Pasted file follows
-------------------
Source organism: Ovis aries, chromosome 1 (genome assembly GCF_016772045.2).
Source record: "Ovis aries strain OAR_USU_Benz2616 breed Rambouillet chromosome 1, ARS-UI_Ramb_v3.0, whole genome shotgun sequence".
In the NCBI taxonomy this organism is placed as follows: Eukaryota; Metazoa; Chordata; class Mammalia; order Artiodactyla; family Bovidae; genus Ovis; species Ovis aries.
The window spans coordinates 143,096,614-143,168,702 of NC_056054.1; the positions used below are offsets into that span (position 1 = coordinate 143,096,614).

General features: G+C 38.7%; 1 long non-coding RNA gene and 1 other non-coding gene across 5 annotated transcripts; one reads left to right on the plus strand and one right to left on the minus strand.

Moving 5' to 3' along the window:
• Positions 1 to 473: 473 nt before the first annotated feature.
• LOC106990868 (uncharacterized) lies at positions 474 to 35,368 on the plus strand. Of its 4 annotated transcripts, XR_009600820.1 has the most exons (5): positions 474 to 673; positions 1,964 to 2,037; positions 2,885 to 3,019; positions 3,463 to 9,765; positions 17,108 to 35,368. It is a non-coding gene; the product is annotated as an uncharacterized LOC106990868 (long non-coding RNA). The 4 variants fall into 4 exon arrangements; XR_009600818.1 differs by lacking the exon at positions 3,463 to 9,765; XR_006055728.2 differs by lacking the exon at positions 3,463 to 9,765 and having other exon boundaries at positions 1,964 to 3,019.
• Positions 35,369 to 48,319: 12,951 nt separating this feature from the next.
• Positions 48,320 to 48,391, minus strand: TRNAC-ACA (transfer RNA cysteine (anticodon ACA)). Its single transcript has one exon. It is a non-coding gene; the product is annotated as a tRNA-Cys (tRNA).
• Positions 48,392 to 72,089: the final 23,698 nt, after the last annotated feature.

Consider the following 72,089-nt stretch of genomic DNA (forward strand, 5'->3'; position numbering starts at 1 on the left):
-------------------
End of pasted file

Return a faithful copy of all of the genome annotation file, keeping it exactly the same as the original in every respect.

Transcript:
Source organism: Ovis aries, chromosome 1 (genome assembly GCF_016772045.2).
Source record: "Ovis aries strain OAR_USU_Benz2616 breed Rambouillet chromosome 1, ARS-UI_Ramb_v3.0, whole genome shotgun sequence".
In the NCBI taxonomy this organism is placed as follows: Eukaryota; Metazoa; Chordata; class Mammalia; order Artiodactyla; family Bovidae; genus Ovis; species Ovis aries.
The window spans coordinates 143,096,614-143,168,702 of NC_056054.1; the positions used below are offsets into that span (position 1 = coordinate 143,096,614).

General features: G+C 38.7%; 1 long non-coding RNA gene and 1 other non-coding gene across 5 annotated transcripts; one reads left to right on the plus strand and one right to left on the minus strand.

Moving 5' to 3' along the window:
• Positions 1 to 473: 473 nt before the first annotated feature.
• LOC106990868 (uncharacterized) lies at positions 474 to 35,368 on the plus strand. Of its 4 annotated transcripts, XR_009600820.1 has the most exons (5): positions 474 to 673; positions 1,964 to 2,037; positions 2,885 to 3,019; positions 3,463 to 9,765; positions 17,108 to 35,368. It is a non-coding gene; the product is annotated as an uncharacterized LOC106990868 (long non-coding RNA). The 4 variants fall into 4 exon arrangements; XR_009600818.1 differs by lacking the exon at positions 3,463 to 9,765; XR_006055728.2 differs by lacking the exon at positions 3,463 to 9,765 and having other exon boundaries at positions 1,964 to 3,019.
• Positions 35,369 to 48,319: 12,951 nt separating this feature from the next.
• Positions 48,320 to 48,391, minus strand: TRNAC-ACA (transfer RNA cysteine (anticodon ACA)). Its single transcript has one exon. It is a non-coding gene; the product is annotated as a tRNA-Cys (tRNA).
• Positions 48,392 to 72,089: the final 23,698 nt, after the last annotated feature.

Consider the following 72,089-nt stretch of genomic DNA (forward strand, 5'->3'; position numbering starts at 1 on the left):